Blue Whale Illustration of the biggest mouth in history at work. The Blue Whale can expand its mouth to gulp huge volumes of krill-filled water.
Image: Carl Buell
Source: Museum Victoria

For several years, he has worked on an extraordinary 25 million-year-old species known from fossils that were found in the 1990s near Jan Juc on Victoria's west coast. Called Janjucetus, this early baleen whale predated the evolution of baleen – the hairy structure used by modern baleen whales to filter tiny crustaceans from the sea. Instead, Janjucetus had the large eyes and ferocious teeth of a hunter.

Erich Fitzgerald with Janjucetus Dr Erich Fitzgerald holding the jaws of Janjucetus with Melbourne Museum's massive Blue Whale skeleton in the background.
Image: Jon Augier
Source: Museum Victoria

There are two key changes in the skull that permit the filter feeding of modern whales. The first is a lower jaw that can split down the middle. In humans, the seam (or symphysis) where the two halves of the jawbone meet at our chin is fused, thus our jaws are rigid. In contrast, baleen whales have greatly elongated jawbones that do not meet in the middle. The second change is in the width of the upper jaw; baleen whales have evolved a wide mouth, allowing them to engulf massive volumes of water.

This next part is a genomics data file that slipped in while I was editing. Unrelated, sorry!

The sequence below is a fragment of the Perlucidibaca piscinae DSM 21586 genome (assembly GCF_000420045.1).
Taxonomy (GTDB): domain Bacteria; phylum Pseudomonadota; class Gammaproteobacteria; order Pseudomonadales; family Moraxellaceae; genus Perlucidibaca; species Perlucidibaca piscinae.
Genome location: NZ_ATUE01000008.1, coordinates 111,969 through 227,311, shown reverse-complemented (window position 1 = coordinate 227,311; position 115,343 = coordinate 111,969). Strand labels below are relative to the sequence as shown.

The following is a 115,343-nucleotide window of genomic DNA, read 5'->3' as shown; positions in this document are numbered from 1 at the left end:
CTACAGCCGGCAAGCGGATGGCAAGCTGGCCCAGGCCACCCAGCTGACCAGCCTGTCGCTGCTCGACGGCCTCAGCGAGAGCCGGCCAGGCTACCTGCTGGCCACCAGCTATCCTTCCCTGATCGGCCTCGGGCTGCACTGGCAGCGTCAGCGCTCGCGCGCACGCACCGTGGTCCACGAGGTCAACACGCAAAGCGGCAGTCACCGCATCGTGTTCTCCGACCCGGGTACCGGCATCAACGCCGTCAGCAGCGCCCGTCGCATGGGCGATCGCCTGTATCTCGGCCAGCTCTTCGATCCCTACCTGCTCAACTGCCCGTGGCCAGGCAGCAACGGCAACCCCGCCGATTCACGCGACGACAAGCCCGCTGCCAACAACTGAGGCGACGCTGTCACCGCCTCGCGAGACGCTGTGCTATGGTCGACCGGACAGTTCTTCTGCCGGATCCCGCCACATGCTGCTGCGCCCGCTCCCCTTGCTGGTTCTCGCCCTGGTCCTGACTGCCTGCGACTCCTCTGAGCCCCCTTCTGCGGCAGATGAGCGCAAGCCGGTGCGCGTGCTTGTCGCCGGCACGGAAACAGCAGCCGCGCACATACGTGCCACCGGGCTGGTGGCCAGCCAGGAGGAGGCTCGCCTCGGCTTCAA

"Previously it was thought that the origins of both features were intimately linked to filter-feeding and that's what differentiated baleen whales from toothed whales and dolphins," explains Erich. His research has just overturned this theory since Janjucetus had a wide upper jaw yet its lower jaw had a tightly connected, immobile symphysis. "So, the loose symphysis is not typical of all baleen whales, it's a later innovation. The earliest baleen whales could not expand and contract their lower jaws so were anatomically incapable of filter-feeding, yet they had these wide upper jaws."